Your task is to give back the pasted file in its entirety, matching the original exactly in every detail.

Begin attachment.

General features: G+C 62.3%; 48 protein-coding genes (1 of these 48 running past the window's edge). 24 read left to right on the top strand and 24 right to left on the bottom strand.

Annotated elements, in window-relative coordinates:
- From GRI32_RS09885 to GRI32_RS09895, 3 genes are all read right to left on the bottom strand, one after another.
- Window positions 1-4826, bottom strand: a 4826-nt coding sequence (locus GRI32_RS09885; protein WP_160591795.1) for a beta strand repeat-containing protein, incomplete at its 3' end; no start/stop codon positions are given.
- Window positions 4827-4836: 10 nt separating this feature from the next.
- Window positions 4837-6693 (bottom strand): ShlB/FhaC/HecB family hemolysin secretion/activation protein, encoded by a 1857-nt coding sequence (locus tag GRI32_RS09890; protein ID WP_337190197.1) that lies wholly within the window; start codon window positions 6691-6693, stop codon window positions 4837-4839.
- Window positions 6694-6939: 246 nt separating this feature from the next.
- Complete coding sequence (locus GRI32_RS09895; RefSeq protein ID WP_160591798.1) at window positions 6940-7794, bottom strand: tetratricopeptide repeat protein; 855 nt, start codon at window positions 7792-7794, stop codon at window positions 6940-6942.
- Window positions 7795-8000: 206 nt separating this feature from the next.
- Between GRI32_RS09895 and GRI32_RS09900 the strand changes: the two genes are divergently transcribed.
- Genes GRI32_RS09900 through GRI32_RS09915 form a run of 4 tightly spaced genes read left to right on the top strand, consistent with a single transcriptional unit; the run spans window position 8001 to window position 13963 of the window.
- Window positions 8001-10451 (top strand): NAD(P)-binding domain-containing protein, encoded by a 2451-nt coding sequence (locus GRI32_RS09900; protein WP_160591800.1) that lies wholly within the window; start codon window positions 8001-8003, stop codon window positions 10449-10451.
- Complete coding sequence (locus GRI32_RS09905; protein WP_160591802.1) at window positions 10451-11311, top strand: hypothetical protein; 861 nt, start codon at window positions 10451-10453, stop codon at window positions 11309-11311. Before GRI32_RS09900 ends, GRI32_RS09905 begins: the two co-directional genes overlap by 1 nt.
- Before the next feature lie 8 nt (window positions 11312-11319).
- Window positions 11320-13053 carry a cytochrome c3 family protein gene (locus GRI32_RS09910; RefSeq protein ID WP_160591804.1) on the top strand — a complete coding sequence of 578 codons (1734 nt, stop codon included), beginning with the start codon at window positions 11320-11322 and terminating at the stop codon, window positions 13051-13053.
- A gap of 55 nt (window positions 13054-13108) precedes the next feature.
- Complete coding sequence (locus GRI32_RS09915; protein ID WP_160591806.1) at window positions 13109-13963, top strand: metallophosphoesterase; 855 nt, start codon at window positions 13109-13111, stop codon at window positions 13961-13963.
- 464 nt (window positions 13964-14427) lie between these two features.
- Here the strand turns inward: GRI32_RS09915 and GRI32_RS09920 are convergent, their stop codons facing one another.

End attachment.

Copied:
General features: G+C 62.3%; 48 protein-coding genes (1 of these 48 running past the window's edge). 24 read left to right on the top strand and 24 right to left on the bottom strand.

Annotated elements, in window-relative coordinates:
- From GRI32_RS09885 to GRI32_RS09895, 3 genes are all read right to left on the bottom strand, one after another.
- Window positions 1-4826, bottom strand: a 4826-nt coding sequence (locus GRI32_RS09885; protein WP_160591795.1) for a beta strand repeat-containing protein, incomplete at its 3' end; no start/stop codon positions are given.
- Window positions 4827-4836: 10 nt separating this feature from the next.
- Window positions 4837-6693 (bottom strand): ShlB/FhaC/HecB family hemolysin secretion/activation protein, encoded by a 1857-nt coding sequence (locus tag GRI32_RS09890; protein ID WP_337190197.1) that lies wholly within the window; start codon window positions 6691-6693, stop codon window positions 4837-4839.
- Window positions 6694-6939: 246 nt separating this feature from the next.
- Complete coding sequence (locus GRI32_RS09895; RefSeq protein ID WP_160591798.1) at window positions 6940-7794, bottom strand: tetratricopeptide repeat protein; 855 nt, start codon at window positions 7792-7794, stop codon at window positions 6940-6942.
- Window positions 7795-8000: 206 nt separating this feature from the next.
- Between GRI32_RS09895 and GRI32_RS09900 the strand changes: the two genes are divergently transcribed.
- Genes GRI32_RS09900 through GRI32_RS09915 form a run of 4 tightly spaced genes read left to right on the top strand, consistent with a single transcriptional unit; the run spans window position 8001 to window position 13963 of the window.
- Window positions 8001-10451 (top strand): NAD(P)-binding domain-containing protein, encoded by a 2451-nt coding sequence (locus GRI32_RS09900; protein WP_160591800.1) that lies wholly within the window; start codon window positions 8001-8003, stop codon window positions 10449-10451.
- Complete coding sequence (locus GRI32_RS09905; protein WP_160591802.1) at window positions 10451-11311, top strand: hypothetical protein; 861 nt, start codon at window positions 10451-10453, stop codon at window positions 11309-11311. Before GRI32_RS09900 ends, GRI32_RS09905 begins: the two co-directional genes overlap by 1 nt.
- Before the next feature lie 8 nt (window positions 11312-11319).
- Window positions 11320-13053 carry a cytochrome c3 family protein gene (locus GRI32_RS09910; RefSeq protein ID WP_160591804.1) on the top strand — a complete coding sequence of 578 codons (1734 nt, stop codon included), beginning with the start codon at window positions 11320-11322 and terminating at the stop codon, window positions 13051-13053.
- A gap of 55 nt (window positions 13054-13108) precedes the next feature.
- Complete coding sequence (locus GRI32_RS09915; protein ID WP_160591806.1) at window positions 13109-13963, top strand: metallophosphoesterase; 855 nt, start codon at window positions 13109-13111, stop codon at window positions 13961-13963.
- 464 nt (window positions 13964-14427) lie between these two features.
- Here the strand turns inward: GRI32_RS09915 and GRI32_RS09920 are convergent, their stop codons facing one another.